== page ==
Set and Setting

acid test by wes wilson

Set and setting describes the context for psychedelic drug experiences: one’s mindset and the setting in which the user has the experience. The term was coined by Timothy Leary, and became widely accepted by researchers in psychedelic psychotherapy.

‘Set’ is the mental state a person brings to the experience, like thoughts, mood and expectations. ‘Setting’ is the physical and social environment. Social support networks have shown to be particularly important in the outcome of the psychedelic experience. They are able to control or guide the course of the experience, both consciously and subconsciously. Stress, fear, or a disagreeable environment, may result in an unpleasant experience (bad trip). Conversely, a relaxed, curious person in a warm, comfortable and safe place is more likely to have a pleasant experience.

In 1966, Leary conducted a series of experiments with DMT with controlled set and setting. The aim was to see whether DMT, which had then been mostly thought of as a terror-inducing drug, could produce pleasant experiences under a supportive set and setting. It was found that it could.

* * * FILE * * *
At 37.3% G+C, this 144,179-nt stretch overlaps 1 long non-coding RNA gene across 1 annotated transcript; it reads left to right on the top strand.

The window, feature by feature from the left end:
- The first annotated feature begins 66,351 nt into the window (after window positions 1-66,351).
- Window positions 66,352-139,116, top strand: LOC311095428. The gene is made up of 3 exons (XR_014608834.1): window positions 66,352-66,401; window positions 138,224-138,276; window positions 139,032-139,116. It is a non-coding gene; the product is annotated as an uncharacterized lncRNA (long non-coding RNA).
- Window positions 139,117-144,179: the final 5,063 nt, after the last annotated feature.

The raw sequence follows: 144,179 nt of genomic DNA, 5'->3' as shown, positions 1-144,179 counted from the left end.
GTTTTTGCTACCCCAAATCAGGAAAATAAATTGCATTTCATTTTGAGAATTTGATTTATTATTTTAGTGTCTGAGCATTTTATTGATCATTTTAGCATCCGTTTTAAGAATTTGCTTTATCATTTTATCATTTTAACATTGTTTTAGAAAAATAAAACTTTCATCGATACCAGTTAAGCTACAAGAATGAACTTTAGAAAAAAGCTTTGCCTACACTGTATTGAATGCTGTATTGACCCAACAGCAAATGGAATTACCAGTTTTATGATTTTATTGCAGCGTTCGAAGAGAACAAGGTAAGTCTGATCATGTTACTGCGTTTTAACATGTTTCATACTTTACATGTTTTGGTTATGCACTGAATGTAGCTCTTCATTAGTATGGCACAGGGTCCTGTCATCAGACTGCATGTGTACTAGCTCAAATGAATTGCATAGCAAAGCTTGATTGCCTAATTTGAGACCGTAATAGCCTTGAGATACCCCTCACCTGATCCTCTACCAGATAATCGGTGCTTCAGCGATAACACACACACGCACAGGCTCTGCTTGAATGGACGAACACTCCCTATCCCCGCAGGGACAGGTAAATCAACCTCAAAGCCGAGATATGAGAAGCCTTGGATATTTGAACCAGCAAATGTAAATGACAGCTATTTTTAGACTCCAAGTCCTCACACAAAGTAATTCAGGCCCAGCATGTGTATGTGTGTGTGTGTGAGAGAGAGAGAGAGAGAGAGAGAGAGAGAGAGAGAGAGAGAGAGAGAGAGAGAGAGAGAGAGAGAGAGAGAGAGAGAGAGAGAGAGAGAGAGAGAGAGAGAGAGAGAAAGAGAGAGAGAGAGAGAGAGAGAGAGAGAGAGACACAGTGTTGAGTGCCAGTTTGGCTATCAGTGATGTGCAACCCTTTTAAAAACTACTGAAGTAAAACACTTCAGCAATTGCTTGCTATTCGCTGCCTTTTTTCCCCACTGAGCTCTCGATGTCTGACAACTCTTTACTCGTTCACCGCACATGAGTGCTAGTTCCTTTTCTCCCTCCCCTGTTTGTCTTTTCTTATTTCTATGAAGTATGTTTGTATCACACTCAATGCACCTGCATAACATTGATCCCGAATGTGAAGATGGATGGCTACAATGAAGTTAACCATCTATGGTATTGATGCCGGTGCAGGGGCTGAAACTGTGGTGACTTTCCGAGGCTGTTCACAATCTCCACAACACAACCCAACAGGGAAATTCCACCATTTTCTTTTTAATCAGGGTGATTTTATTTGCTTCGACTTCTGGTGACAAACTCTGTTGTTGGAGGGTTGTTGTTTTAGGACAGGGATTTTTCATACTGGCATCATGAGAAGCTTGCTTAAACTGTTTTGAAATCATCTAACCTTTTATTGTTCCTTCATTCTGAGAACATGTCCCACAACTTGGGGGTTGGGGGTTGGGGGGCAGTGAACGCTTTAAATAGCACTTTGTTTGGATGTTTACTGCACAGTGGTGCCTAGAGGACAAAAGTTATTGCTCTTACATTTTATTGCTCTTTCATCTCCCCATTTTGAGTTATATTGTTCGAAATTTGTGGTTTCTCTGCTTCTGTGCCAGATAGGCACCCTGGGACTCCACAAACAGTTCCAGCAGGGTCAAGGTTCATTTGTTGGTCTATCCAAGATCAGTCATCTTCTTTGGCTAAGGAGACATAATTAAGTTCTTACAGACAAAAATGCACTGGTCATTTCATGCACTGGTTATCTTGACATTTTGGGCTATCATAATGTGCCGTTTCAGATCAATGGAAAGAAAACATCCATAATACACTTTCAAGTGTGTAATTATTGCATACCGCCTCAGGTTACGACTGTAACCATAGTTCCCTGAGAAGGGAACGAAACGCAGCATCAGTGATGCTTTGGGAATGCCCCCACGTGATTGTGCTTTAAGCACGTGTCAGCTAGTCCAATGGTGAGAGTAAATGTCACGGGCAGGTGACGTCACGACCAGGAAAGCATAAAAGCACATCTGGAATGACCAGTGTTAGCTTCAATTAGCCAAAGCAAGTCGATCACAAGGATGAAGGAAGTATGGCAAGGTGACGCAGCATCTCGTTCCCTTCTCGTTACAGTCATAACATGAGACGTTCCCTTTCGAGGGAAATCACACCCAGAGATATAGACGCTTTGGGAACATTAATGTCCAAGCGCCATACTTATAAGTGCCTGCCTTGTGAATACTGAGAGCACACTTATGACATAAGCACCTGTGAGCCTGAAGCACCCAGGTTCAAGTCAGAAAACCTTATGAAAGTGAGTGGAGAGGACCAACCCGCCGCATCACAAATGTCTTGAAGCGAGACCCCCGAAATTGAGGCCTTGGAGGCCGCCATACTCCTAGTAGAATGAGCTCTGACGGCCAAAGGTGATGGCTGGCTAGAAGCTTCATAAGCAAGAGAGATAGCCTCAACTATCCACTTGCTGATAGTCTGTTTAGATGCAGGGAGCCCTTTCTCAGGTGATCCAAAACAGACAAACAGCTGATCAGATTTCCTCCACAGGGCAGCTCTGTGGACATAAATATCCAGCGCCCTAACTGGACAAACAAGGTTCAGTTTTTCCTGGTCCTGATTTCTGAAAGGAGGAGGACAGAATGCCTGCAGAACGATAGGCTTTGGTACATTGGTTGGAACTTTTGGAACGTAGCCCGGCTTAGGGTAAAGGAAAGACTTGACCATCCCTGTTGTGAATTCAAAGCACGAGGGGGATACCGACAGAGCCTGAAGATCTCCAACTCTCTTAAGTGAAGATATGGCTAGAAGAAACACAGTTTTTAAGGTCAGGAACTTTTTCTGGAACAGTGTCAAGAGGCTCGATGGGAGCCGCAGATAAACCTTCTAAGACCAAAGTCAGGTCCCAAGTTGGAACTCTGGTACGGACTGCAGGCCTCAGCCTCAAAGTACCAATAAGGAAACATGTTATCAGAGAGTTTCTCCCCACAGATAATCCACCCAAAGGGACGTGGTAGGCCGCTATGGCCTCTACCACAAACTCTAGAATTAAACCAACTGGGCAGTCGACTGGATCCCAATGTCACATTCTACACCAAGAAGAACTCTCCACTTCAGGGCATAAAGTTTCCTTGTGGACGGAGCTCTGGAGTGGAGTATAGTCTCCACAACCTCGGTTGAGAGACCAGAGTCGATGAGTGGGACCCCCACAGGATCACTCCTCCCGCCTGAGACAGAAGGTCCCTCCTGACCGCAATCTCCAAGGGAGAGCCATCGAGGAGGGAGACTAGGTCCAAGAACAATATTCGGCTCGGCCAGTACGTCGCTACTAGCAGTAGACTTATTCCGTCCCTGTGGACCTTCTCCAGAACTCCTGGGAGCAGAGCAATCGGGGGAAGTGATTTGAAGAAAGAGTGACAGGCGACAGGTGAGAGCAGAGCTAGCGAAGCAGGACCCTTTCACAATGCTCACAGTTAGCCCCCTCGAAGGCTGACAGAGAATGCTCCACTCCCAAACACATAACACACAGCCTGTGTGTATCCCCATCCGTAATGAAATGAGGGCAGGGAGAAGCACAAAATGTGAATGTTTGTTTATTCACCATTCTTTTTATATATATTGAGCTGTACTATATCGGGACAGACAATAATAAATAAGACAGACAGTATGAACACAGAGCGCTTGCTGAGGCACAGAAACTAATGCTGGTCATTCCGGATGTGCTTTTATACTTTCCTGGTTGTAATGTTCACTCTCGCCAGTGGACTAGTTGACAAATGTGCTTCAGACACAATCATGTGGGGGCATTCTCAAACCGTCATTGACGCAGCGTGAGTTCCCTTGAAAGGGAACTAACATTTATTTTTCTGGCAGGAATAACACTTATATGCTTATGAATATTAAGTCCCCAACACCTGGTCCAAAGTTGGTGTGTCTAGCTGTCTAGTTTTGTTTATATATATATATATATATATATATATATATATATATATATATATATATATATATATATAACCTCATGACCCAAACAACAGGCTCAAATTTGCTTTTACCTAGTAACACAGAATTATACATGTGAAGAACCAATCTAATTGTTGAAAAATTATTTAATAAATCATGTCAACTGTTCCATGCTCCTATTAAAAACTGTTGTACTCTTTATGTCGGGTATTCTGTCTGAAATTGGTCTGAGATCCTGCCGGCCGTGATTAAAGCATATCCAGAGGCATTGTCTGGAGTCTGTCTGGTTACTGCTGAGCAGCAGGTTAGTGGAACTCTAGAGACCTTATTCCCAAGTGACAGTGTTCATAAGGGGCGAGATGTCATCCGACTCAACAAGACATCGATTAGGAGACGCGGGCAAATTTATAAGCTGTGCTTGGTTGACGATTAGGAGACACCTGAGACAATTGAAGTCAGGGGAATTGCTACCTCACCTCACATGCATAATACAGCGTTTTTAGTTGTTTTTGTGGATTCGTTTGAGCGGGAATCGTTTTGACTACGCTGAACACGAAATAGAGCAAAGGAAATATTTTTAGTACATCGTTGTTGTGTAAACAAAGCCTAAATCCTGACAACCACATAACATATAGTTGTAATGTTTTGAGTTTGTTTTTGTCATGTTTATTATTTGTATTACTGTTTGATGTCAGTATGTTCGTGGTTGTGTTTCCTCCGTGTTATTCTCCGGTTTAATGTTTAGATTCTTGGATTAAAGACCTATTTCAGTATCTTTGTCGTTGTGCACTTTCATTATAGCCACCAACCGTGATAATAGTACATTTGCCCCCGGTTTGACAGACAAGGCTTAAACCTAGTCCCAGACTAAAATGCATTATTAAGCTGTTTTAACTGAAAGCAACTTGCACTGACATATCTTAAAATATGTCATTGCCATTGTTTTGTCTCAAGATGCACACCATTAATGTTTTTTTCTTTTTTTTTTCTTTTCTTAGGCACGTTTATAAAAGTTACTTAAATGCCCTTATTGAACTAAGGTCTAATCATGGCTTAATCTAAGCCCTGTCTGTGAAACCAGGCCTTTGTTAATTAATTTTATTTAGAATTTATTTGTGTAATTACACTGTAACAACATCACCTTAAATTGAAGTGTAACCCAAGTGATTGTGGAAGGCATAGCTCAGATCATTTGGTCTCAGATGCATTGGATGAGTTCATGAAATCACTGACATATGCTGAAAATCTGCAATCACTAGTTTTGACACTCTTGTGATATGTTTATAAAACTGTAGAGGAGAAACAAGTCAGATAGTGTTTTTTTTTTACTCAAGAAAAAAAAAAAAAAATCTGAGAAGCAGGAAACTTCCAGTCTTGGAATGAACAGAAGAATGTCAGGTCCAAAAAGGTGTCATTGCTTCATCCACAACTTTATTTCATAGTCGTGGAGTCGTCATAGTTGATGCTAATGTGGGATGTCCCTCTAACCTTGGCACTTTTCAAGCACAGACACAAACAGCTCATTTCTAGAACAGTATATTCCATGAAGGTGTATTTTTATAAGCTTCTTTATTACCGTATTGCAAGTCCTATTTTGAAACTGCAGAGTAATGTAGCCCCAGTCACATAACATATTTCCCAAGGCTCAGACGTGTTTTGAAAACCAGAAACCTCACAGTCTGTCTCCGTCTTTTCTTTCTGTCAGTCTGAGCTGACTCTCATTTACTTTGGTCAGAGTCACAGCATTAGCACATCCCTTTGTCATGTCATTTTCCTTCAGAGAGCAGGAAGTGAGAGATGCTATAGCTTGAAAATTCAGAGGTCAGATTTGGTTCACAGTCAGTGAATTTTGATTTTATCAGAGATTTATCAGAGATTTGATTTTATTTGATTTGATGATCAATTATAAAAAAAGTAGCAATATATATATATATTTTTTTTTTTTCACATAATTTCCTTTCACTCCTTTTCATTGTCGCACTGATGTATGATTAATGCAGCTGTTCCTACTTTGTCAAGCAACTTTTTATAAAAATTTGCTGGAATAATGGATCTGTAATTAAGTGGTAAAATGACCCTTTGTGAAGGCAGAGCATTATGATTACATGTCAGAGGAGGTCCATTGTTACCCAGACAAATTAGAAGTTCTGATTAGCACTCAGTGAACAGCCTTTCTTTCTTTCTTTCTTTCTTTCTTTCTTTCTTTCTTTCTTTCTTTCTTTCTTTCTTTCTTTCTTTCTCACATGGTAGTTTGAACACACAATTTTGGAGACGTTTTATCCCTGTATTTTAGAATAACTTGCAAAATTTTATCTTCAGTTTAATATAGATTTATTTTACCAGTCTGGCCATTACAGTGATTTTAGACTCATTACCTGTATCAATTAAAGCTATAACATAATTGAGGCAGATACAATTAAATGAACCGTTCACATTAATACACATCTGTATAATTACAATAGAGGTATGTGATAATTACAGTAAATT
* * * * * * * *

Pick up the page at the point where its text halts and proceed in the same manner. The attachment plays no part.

According to Leary: ‘Of course, the drug dose does not produce the transcendent experience. It merely acts as a chemical key — it opens the mind, frees the nervous system of its ordinary patterns and structures. The nature of the experience depends almost entirely on set and setting. Set denotes the preparation of the individual, including his personality structure and his mood at the time. Setting is physical — the weather, the room’s atmosphere; social — feelings of persons present towards one another; and cultural — prevailing views as to what is real. It is for this reason that manuals or guide-books are necessary. Their purpose is to enable a person to understand the new realities of the expanded consciousness, to serve as road maps for new interior territories which modern science has made accessible.’

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